She is just now ten months old and walking like crazy, babbling, and utterly cute. She walks on her own all over the place, but still loves to hold your hand (I think because then she has a buddy to go with her). She loved the Christmas tree (mostly the balls, but also the lights). She had the best time opening presents and then eating the paper. She finally loves zerberts (thank goodness, as I love to give them)! I tried to teach her how to blow a kiss so that when we Facetime she will start to blow kisses to me. She laughs and giggles, and like I said is the happiest of babies.
My favorite: when she wakes up from her nap and snuggles into your neck and her deep gut giggle. #beyondamazing
My mom used to have a day care in our home. Mind you this was the early 1980’s and there were not state regulations for day care centers in your home. For the most part I think everything my mom did was fine. I do remember an area in our house where there were rocks for decoration. I do not know why my parents left the rocks there, you would think that would be crack for the babies she took care of, but it must not have been an issue.
I was the issue. I would go to school and come home to babies sleeping in my room, and lots of kids playing with my toys, AND my mom was not mine. Well, she was my mom, but she was mine to share during day care hours. A recap in case that was not clear to you. I had to share my bedroom (even if I already shared it with my sister), my toys, and my mom. It drove me crazy. So did one of the kids my mom watched.
I wish I could remember her name. What I do remember was two distinct memories of her. She would taunt me and tell me that her boyfriend was Michael Jackson. I was naive enough to believe her. She would tell me that Michael was going to come pick her up at the end of the day, and yes I believed her. Not that I ever was interested in dating Michael Jackson, it was the idea that she knew him, (or I believed she did). The second thing that pushed me over the edge (if sharing so much was already not enough), it was that she had butterscotch disks and she would not share them with me. Now to preface this, we only got treats and candy at my grandma’s house, so if someone brought candy to my house and did not share, well that was too much for me.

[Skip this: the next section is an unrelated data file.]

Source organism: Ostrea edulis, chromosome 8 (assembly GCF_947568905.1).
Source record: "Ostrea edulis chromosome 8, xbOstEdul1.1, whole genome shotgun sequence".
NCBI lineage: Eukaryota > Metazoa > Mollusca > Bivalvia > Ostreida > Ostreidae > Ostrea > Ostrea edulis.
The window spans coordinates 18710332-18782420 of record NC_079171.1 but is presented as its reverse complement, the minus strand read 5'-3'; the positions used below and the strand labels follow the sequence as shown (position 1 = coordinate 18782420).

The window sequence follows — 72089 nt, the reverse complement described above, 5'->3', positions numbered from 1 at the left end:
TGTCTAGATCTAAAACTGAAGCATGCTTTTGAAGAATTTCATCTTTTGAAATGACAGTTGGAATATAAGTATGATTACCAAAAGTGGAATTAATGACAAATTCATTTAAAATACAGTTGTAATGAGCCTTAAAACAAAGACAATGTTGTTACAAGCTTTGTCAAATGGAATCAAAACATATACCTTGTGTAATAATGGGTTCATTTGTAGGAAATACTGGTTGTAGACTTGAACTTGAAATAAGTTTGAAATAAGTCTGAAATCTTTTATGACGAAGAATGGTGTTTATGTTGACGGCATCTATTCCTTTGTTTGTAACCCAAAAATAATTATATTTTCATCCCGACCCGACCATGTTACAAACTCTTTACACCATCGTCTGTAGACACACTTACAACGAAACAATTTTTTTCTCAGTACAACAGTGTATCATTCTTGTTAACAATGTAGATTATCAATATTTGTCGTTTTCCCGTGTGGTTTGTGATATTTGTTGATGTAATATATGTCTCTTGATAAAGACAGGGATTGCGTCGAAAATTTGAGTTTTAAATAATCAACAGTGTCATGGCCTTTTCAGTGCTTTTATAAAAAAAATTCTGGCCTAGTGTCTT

As you might have guessed by the title of this blog, I took the problem into my own hands. I bit her. I, the daughter of the day care owner, bit one of the kids. I got into so much trouble, not with my mom, but with my dad. You did not want to get in trouble with my dad. It sucked. Nothing changed after my teeth did their thing. I got into trouble, and well the girl, she kept babbling about Michael Jackson and bringing those butterscotch disks to my house. I had to stay away from her, she made me so mad. In hindsight, I can see now what strength and resilience I had (remember I was sharing my toys, bedroom, and mom – she could not even share a butterscotch disk from her stash). I do think she is the one that turned me into a biter though. I have to say I understand kids that bite a bit more.
The moral of the story. If you are going to have kids and a day care in your home, make sure your kids have a space of their own and a few toys that they do not have to share!